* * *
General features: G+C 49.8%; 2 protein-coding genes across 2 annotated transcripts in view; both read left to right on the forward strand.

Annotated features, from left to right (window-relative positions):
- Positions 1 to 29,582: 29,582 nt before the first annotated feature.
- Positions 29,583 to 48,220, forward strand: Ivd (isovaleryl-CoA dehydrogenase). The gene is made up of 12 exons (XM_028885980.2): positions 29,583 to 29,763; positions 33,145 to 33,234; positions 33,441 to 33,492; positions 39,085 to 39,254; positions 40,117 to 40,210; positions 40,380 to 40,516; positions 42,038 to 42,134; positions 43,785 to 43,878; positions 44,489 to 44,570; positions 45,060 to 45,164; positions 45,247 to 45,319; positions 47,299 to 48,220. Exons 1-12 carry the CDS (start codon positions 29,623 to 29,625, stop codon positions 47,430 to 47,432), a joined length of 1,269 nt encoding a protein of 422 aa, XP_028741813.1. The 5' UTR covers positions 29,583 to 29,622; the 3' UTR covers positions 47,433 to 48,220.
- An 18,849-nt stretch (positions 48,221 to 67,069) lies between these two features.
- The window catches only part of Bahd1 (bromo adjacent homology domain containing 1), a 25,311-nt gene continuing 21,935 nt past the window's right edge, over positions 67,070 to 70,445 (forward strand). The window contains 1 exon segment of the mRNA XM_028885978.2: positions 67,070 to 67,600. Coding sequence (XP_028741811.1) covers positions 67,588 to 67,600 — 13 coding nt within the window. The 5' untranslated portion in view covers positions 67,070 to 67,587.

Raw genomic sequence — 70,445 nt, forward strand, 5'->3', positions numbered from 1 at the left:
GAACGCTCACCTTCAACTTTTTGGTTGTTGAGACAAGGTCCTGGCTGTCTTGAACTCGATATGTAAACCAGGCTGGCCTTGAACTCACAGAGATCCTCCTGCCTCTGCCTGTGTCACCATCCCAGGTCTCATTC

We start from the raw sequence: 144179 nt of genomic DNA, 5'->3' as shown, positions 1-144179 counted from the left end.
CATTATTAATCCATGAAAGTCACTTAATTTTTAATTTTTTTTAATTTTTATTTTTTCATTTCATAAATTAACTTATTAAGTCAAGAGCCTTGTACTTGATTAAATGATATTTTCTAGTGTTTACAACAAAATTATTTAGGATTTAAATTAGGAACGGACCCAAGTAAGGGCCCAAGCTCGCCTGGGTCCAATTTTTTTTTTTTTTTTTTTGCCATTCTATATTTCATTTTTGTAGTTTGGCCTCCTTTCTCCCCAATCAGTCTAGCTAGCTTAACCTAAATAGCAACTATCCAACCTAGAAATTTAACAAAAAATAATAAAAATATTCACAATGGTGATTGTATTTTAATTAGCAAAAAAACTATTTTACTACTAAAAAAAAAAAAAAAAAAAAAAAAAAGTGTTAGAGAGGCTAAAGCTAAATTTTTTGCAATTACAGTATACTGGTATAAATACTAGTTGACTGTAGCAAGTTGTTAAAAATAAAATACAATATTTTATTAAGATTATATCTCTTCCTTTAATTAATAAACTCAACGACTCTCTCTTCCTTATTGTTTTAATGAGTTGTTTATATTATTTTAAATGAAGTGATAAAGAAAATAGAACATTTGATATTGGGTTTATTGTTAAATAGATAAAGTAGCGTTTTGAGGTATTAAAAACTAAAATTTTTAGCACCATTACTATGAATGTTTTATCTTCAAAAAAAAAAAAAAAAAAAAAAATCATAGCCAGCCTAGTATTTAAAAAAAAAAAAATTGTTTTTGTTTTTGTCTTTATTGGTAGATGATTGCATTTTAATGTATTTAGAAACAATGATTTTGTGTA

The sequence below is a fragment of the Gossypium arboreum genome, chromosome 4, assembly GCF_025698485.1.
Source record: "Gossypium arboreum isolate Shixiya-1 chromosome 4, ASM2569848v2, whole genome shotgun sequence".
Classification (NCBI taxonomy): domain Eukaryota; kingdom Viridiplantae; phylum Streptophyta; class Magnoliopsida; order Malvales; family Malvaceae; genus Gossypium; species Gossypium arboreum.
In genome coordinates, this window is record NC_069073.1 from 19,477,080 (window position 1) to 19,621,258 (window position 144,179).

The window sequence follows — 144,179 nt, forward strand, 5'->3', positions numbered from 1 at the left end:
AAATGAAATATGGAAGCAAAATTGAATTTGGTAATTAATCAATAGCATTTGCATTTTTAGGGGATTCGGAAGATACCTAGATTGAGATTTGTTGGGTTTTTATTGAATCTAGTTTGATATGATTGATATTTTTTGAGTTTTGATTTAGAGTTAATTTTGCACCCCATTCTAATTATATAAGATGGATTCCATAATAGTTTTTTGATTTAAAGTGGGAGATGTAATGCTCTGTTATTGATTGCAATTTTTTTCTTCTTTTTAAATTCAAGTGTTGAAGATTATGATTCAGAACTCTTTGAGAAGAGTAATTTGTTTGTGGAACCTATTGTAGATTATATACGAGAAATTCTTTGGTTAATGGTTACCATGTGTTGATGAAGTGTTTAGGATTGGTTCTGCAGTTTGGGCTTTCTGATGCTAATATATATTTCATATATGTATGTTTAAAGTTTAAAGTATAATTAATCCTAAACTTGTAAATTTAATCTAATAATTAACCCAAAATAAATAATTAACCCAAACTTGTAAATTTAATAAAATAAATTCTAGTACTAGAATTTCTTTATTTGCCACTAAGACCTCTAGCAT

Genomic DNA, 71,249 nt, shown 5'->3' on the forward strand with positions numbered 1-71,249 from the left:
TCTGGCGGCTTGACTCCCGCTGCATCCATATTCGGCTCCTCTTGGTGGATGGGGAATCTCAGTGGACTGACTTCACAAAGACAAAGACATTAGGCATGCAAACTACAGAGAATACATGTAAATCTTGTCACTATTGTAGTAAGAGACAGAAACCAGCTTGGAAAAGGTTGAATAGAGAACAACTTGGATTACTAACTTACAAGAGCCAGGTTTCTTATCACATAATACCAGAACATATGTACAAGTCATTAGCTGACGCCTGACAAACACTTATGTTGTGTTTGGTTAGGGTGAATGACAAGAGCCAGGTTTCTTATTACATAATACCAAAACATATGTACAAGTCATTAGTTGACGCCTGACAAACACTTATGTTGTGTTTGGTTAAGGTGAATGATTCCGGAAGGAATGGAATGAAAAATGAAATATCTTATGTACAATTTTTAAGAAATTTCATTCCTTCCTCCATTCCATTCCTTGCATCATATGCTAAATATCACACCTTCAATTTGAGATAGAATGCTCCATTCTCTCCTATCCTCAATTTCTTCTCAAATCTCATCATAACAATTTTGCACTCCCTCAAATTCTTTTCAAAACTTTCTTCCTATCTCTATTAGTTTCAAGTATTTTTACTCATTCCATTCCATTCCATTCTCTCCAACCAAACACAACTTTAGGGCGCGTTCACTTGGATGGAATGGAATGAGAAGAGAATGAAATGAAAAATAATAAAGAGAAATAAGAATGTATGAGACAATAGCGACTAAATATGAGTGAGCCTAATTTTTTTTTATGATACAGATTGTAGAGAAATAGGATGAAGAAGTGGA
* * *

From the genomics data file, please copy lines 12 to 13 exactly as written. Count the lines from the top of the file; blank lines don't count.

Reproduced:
Source record: "Gossypium arboreum isolate Shixiya-1 chromosome 4, ASM2569848v2, whole genome shotgun sequence".
Classification (NCBI taxonomy): domain Eukaryota; kingdom Viridiplantae; phylum Streptophyta; class Magnoliopsida; order Malvales; family Malvaceae; genus Gossypium; species Gossypium arboreum.